I had a real bare-bones and definitely incorrect first dose of immunotherapy going out to the country to hike with my friends. The allergies hit me like a ton of bricks and I had to think, snot coming out of my nose like a faucet, is this good for me? Exposure to the natural world has been shown to be beneficial in treating autoimmune diseases such as Crohn’s, and one treatment for severe allergies is actually a slow exposure to allergens (the definition of immunotherapy). Maybe going for a hike at the height of grass pollen season forced my nose to toughen up?
Here’s an allergy forecast map that could help you decide whether or not it’s a good day to take the dog to the park. Below it, a calendar that shows which months various plants produce pollen. While allergens and our reactions to them have always existed, there has been a noted increase in allergies in industrialized countries in recent years. When a study in the journal Current Opinion in Immunology sought to find out why, they listed a number of potential factors including air pollution, better housing insulation and thus more dust mites, and underlying disease. One particularly interesting note was that pollen grains can interact with pollutants to make allergies worse.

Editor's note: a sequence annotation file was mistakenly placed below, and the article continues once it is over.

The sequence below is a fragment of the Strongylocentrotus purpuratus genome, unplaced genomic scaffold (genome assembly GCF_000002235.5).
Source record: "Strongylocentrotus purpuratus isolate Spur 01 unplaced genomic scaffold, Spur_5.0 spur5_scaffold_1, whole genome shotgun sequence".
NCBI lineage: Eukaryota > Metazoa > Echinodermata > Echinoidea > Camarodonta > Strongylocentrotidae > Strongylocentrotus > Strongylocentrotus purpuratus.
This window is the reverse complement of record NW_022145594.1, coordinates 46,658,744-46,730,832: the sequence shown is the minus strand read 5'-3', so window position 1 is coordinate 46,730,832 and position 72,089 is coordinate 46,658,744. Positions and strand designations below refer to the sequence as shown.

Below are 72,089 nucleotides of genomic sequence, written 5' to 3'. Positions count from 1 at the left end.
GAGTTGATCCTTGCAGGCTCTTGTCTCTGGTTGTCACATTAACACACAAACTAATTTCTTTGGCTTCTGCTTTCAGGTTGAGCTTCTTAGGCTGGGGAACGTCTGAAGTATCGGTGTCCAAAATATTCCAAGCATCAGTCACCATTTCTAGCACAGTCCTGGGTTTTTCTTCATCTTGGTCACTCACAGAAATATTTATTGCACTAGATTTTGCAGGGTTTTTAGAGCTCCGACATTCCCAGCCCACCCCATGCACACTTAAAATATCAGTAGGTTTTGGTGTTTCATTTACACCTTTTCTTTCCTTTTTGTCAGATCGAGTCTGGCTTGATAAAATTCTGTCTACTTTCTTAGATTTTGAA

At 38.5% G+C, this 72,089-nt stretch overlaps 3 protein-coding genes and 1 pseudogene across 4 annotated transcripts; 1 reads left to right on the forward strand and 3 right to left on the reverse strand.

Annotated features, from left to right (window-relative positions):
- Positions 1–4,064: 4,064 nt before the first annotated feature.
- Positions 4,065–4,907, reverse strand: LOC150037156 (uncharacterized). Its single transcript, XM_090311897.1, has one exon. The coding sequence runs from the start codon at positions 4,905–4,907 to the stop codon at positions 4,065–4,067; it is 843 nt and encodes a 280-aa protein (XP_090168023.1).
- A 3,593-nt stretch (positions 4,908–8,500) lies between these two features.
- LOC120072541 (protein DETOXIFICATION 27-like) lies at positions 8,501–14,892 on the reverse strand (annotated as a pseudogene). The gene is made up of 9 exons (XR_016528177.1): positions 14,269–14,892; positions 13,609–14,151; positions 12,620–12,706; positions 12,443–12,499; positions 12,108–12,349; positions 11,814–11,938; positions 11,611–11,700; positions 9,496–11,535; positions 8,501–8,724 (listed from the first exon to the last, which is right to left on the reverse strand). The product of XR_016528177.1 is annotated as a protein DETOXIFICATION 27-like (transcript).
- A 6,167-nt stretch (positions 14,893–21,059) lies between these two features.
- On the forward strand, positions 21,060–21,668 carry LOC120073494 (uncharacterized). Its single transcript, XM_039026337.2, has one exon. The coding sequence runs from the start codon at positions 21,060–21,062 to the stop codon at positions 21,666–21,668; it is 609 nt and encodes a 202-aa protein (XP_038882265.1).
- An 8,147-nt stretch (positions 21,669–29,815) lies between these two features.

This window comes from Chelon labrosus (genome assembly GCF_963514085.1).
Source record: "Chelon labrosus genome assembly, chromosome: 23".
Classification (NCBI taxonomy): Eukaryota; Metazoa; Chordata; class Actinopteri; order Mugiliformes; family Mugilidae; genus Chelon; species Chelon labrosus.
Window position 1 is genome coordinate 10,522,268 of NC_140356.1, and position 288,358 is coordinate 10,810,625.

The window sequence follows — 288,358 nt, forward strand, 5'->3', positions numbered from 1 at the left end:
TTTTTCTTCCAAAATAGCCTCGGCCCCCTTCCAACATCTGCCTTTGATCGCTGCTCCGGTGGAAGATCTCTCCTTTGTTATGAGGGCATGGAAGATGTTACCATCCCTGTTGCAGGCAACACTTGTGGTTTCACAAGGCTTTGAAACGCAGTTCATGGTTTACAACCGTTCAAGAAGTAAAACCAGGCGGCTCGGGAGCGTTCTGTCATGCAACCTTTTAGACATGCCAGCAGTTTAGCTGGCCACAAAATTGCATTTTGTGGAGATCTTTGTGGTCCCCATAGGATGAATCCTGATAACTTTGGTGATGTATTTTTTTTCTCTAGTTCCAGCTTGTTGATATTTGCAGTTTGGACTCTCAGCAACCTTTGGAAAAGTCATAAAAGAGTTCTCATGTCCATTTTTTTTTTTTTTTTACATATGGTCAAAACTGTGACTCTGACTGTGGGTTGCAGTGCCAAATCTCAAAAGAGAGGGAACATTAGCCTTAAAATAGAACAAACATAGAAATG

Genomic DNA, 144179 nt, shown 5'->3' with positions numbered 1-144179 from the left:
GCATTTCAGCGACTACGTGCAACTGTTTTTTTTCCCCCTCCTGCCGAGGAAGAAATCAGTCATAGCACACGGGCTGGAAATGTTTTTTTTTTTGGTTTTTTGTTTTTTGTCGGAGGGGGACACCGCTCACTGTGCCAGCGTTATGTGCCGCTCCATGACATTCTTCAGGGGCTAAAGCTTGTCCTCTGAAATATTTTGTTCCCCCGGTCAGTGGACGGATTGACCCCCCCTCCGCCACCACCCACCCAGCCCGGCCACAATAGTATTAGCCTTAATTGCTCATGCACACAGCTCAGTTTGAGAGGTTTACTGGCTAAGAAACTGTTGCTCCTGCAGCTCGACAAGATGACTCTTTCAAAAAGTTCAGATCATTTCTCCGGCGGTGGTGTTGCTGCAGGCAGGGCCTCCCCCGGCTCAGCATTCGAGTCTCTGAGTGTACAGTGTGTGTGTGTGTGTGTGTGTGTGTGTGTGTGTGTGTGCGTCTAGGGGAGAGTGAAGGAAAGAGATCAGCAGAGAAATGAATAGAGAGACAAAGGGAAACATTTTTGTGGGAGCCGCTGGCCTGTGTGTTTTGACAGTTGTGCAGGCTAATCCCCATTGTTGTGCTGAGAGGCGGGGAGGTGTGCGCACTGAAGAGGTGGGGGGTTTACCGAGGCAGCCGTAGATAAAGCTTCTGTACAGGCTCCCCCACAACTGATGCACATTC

There are other things to hiking in Governor Dodge State Park than sneeze and try to hold your breath. For instance, I learned that a spring house is a shed that people would build over a natural spring to keep leaves, animals, and other potential blockages from stopping up or contaminating their water source. The running water and shade from the spring house created a cool space that people could then use as a refrigerator, way before ice delivery and electric fridges actually existed.
The waterfall was just a slow trickle down from the rocks above, but the shade offered by the dell was a treat enough after the long, sweltering hike to get there. On the way back we saw a horse sauntering along the trail. Oh, and a rider too. Have you been for any hikes yet this season?